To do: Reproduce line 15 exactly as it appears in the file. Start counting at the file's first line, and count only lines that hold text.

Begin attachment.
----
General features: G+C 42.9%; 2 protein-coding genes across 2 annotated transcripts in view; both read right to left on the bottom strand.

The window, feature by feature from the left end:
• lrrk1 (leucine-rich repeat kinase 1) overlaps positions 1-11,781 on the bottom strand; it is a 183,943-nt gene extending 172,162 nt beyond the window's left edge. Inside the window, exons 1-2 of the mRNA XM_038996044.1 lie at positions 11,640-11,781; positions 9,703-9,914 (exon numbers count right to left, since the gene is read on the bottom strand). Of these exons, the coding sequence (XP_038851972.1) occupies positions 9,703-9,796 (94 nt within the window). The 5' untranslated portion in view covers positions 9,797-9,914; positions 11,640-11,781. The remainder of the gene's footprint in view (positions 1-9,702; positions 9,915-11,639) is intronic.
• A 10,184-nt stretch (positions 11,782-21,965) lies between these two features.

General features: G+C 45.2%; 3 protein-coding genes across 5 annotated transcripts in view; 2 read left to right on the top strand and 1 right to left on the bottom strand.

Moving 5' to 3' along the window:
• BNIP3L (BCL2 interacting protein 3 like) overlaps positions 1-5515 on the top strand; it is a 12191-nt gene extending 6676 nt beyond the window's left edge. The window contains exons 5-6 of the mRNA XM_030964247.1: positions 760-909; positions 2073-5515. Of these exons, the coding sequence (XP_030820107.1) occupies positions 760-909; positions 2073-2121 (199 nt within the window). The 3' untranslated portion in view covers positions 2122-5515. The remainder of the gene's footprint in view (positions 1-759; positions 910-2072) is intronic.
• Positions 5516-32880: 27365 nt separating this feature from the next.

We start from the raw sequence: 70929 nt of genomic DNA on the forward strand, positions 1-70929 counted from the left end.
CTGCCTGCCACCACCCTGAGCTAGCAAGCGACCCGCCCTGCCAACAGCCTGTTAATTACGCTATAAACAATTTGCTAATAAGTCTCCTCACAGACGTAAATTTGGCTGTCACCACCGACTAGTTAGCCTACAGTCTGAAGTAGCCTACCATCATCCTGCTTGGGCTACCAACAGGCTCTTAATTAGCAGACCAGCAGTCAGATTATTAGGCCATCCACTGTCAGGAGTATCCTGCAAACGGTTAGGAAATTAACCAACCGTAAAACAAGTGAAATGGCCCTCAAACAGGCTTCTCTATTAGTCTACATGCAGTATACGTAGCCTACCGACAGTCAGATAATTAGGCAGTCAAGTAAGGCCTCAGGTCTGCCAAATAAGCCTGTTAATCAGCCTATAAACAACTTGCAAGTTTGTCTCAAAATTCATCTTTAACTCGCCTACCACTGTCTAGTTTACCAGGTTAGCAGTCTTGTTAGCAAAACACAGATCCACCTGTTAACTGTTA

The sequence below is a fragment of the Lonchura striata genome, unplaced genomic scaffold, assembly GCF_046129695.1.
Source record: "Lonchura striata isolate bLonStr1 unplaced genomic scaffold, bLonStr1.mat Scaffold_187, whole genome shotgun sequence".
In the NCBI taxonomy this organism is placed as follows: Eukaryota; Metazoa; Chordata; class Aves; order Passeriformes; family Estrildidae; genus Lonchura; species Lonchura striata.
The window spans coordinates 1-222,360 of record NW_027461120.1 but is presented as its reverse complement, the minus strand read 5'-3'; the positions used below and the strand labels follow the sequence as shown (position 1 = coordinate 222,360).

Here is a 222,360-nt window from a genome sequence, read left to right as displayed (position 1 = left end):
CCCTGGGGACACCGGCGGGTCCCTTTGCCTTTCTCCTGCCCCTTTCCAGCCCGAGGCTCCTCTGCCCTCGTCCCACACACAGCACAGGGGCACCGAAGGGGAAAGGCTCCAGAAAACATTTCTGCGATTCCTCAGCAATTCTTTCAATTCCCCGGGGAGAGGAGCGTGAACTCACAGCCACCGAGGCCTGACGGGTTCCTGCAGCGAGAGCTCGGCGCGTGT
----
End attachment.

Here is a 222,360-nt window from a genome sequence, read left to right as displayed (position 1 = left end):